Thousands of small and medium enterprises of low and medium voltage are being hit with strong electric jolts, receiving power bills with increases of more than 100%, after completing four consecutive months, from July to October, where the wholesale price remains at over 100 euros per megawatt hour, having exceeded 200 euros in October.
A typical example is a manufacturing company, with an annual turnover of 1.5 million euros, which received an electricity bill with an increase of 127%. The company, whose 30% of production costs come from energy, received a 50,000-euro electricity bill, when in the same period last year it was at 22,000.
Worse still, another medium-sized company received an invoice with a charge of 88,000 euros versus 33,000 in the same period last year, an increase of 166%. A similar picture was described by the president of Veneti, Panagiotis Monemvasiotis, who stated that energy costs for stores have increased by 200%.
These increases fully reflect the course of the wholesale price, which was quite low last year and this year has soared. For the four-month period of July - October in 2020 the average wholesale price was around 55 euros / mWh, while this year it has jumped to 155 euros, marking an increase of 182%.
Giorgos Kavvathas, president of GSEVE, tells Business Daily that tariffs that have more than doubled compared to last year, noting that for some companies, the continuation of this price increase may even result in shutdowns. In fact, he cites the example of a bakery that with the same consumption, the same period last year, this year received double the charge. The increase in energy affects 7 out of 10 companies, as the subsidies from the state do not include the medium and high voltage consumers. Even for low-voltage neighborhood businesses that are eligible for the subsidy, the cost of electricity has increased by at least 55%.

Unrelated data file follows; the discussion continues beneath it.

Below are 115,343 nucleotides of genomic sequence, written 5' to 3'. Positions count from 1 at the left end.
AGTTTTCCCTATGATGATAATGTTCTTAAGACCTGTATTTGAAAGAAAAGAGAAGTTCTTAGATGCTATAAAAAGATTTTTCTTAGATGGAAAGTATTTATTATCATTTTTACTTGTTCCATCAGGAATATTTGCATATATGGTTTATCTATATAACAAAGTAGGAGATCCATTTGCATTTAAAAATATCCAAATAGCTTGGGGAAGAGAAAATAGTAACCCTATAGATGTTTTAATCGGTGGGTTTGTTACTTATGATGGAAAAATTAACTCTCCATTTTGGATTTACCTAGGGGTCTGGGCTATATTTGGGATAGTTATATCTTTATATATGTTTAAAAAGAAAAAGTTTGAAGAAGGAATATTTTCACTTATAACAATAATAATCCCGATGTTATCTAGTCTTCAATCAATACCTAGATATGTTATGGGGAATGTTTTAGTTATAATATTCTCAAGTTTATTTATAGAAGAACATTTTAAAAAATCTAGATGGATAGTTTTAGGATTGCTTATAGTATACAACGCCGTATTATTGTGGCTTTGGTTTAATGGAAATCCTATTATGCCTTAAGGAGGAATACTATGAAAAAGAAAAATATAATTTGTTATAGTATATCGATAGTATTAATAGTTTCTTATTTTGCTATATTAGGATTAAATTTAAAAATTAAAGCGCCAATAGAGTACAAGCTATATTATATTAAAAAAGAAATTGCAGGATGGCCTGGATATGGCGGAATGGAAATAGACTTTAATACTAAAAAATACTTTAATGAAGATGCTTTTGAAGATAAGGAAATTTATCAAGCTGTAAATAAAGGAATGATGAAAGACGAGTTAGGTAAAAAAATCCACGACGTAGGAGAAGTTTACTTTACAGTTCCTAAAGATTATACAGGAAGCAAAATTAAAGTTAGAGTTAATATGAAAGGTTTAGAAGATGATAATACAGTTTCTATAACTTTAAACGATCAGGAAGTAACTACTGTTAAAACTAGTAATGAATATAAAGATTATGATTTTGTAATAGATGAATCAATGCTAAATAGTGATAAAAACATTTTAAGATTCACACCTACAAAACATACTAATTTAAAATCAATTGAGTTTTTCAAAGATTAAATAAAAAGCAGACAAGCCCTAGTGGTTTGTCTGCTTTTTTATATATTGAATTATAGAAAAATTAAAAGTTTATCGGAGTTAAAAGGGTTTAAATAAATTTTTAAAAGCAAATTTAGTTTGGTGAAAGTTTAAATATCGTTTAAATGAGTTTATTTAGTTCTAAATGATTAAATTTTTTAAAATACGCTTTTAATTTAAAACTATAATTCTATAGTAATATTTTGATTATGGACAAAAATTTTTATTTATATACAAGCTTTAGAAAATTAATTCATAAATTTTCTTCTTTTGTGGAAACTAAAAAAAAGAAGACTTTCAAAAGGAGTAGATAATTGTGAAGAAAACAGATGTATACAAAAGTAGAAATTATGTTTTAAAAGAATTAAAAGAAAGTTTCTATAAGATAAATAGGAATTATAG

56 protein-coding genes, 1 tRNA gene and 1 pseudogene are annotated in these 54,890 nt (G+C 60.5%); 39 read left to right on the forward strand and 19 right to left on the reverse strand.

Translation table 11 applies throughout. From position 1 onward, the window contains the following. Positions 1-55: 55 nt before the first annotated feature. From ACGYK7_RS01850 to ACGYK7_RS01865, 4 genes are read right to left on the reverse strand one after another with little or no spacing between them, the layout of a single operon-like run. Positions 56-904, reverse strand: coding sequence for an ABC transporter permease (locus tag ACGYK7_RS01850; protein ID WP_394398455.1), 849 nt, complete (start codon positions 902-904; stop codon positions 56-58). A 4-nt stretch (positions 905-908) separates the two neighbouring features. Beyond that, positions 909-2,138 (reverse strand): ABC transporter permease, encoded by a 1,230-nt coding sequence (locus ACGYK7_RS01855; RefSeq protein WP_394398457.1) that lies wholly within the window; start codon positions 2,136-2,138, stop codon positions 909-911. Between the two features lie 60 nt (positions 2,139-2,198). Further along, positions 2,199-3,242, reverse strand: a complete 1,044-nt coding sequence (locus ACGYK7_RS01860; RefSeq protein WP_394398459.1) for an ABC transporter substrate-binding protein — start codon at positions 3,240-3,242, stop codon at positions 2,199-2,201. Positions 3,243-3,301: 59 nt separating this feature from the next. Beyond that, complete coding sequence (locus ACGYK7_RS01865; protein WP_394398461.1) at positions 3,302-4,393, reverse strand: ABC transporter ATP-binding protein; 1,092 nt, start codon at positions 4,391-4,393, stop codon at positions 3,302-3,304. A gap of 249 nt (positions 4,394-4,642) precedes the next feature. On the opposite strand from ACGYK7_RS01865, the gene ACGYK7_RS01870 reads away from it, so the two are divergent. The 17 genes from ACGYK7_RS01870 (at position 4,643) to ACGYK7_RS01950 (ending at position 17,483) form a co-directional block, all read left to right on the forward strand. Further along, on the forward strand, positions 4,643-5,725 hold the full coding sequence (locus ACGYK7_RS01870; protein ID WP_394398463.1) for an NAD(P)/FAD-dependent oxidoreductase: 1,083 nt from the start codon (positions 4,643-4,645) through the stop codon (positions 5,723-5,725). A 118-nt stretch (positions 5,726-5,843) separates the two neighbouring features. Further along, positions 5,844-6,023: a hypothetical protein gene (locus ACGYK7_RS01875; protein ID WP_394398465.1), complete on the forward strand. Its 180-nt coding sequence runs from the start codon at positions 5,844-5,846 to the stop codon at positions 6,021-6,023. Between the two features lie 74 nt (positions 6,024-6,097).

In this context, GSEVEE is pushing for the state to take extraordinary measures such as extending the discount on electricity and reducing VAT rates and Special Consumption Tax. Already, as Kavvathas says, GSEVEE is in discussions with chambers and associations throughout the country to take coordinated action.
In comments to Business Daily, the president of the Athens Chamber of Commerce, Stavros Kafounis, stressed that the increase in electricity prices is a significant problem for traders, due to the reduction of disposable income at a time when the market is declining. As he notes, most of the price hikes must be absorbed by the state. As for the impact of electricity price increases on commercial enterprises, he says he is waiting to see the rate at which it will affect stores.
The President of the Panhellenic Federation of Restaurant and Related Professions, George Kourasis notes for on part that, although there is still no collected data on this area of energy costs by the federation, there are already protests from many members across the country.
In fact, as he reminded, in Tuesday’s caterers strike, one of the main demands put forward was the granting of a subsidy from the state on energy costs for businesses. As he notes, the companies in the sector have been going through a difficult period for their survival for months due to the health crisis, leaving them with no room to absorb higher energy expenses.